LEFT BRAIN, RIGHT BRAIN: Diplomat & Civil Servant, Nathaniel Barnes offers Thought-Provoking Musings on Liberia’s Perennial Problems

The wealth of experience as a diplomat and public servant laid the foundation for a book that showcases an intriguing phenomenon that has long existed in Liberia, the general inability to differentiate between “good and effective politicians” and “good and effective leaders.”

Monrovia – In Left Brain, Right Brain, Thoughts and Musings of a Servant, Ambassador Nathaniel Barnes, one of Liberia’s astute diplomats offers a gripping portrait in governance and the political entanglements marred by faulty establishments that has kept Africa’s oldest republic on the downward trend of the economic and political uncertainty.

Ambassador Barnes who served as Minister of Finance under President Charles Taylor from from 1999 to 2001, ran on the ticket of the Liberia Destiny Party(LDP) in the 2005 Presidential elections, placing 12th out of 22 candidates, receiving 1.0% of the votes. From 2006 to 2008, he served as the Permanent Representative of the United Nations and from 2008 to 2010 he served as Liberia’s Ambassador to the United States.

The wealth of experience as a diplomat and public servant laid the foundation for a book that showcases an intriguing phenomenon which has long existed in Liberia, the general inability to differentiate between “good and effective politicians” and “good and effective leaders.”

Barnes writes: “Until Liberians come to grips with these stubborn facts, the faulty foundational pillars of our national desires, dreams and visions, will be unable to support any serious initiative for sustainable growth, development and prosperity.”

On Governance, the former Ambassador writes: “Every country on this globe has experienced crisis and poverty.  Those that are considered successful have come to grips with the realities presented within these two paradigms and have been able to implement solutions to overcome them.  The fundamental drivers behind sustained solutions to crisis and poverty have historically been a cohesive, reconciled and disciplined society that is prepared to deal with its disparities in an environment of inclusiveness and justice.  The Liberia paradigm lacks the essentials of inclusiveness and justice which may be an indicator of its national denial.  Throughout its history, Liberia has encountered very difficult issues; and, unfortunately, Liberians have chosen “flight” (as reflected in denial) as opposed to “fight” (as reflected in confronting tough issues directly). As a result, Liberia has an axiomatic closet full of skeletons that have accumulated over generations of denial, that are now, like chickens, “coming home to roost.”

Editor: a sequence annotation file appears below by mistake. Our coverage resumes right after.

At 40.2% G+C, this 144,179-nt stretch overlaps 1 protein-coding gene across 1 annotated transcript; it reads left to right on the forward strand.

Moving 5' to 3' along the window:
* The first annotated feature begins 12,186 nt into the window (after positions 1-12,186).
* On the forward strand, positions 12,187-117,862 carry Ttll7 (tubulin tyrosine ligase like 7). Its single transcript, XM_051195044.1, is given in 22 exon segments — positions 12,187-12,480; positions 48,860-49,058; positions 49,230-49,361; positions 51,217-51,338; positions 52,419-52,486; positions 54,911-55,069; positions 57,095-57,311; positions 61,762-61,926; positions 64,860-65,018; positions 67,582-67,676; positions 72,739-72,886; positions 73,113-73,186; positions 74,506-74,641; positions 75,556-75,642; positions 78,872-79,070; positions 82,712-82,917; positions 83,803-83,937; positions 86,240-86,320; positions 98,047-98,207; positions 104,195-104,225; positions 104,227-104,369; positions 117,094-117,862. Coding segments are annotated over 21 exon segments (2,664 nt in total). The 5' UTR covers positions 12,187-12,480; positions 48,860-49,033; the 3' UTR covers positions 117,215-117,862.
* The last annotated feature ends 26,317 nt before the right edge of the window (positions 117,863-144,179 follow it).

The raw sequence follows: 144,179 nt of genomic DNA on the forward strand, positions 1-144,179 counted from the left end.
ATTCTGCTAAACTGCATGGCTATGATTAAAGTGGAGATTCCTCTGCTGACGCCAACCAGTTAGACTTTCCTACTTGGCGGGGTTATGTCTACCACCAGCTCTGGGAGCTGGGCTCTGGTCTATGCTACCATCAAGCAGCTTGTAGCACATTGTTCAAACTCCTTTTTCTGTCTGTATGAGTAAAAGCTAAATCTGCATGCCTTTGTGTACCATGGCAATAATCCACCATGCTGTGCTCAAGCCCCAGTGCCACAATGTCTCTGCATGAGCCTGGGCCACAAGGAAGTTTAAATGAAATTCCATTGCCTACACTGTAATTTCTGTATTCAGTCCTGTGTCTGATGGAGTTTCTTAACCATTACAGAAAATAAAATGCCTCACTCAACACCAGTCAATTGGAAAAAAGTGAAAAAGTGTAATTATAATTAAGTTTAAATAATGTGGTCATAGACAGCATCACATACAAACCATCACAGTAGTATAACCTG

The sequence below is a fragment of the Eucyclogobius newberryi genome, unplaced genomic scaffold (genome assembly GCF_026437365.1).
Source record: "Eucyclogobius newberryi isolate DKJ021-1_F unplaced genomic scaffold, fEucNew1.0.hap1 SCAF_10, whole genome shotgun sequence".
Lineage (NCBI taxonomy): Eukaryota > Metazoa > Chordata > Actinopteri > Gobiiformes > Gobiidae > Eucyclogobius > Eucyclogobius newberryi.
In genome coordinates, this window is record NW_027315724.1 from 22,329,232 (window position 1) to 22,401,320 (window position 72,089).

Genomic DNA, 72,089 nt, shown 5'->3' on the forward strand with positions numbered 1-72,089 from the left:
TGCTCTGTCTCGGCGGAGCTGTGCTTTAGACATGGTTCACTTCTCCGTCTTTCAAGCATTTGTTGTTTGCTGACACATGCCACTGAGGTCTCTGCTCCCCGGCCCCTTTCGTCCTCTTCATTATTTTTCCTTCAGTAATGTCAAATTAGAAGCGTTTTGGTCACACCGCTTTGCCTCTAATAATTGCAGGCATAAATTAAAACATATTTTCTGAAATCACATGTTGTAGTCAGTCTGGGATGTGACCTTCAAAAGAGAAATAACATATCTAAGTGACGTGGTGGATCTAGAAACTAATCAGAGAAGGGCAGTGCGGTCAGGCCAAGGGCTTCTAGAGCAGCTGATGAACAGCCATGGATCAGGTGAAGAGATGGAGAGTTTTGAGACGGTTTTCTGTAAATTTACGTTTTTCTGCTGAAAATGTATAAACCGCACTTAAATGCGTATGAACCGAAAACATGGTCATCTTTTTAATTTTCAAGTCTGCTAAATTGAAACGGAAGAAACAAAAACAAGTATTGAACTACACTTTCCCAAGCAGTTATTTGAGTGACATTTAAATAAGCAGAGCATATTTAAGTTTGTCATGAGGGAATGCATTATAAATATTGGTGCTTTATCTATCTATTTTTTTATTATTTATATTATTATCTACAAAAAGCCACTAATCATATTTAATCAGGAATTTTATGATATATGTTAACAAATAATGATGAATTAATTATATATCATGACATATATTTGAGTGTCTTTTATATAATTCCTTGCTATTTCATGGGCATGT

The former envoy makes a compelling argument about the political sojourn that has defined Liberia since its independence. “A good and effective leader is by definition an effective politician. On the contrary, a good and effective politician does not necessarily translate to an effective leader.”

Barnes writes that the political history of Liberia is strewn with countless instances where politicians have successfully attained political power only to fail to transition into leaders properly equipped with the requisite tools, skills and qualities to effectuate meaningful change for the nation and people.  Thus, he argues, “as politicians, they constantly resort to the single mastery they possess – politics; in order to address all of the challenges and opportunities confronting them. Hindered by their lack of the requisite skills and tools to confront tough issues, elected officials resort to more rhetoric and superficial ribbon cutting.”

The diplomat offers a defining contrast regarding the phenomenon of globalization which has made the world a “smaller” place. “While expanding the influence and reach of powerful nations, globalization has inevitably empowered smaller, poorer countries with valuable information, enhanced appreciation of their natural resources and intellectual wealth, and reinforced a keener awareness of their strategic geopolitical, social, economic and environmental values. This phenomenon has placed these poor, backward countries in a significantly stronger strategic position, arming them with the option to freely and confidently say “NO” to the status quo and effectively select their own strategic direction, partners and allies. This inevitable fallout can best be described as “the double edged nature of Globalization”.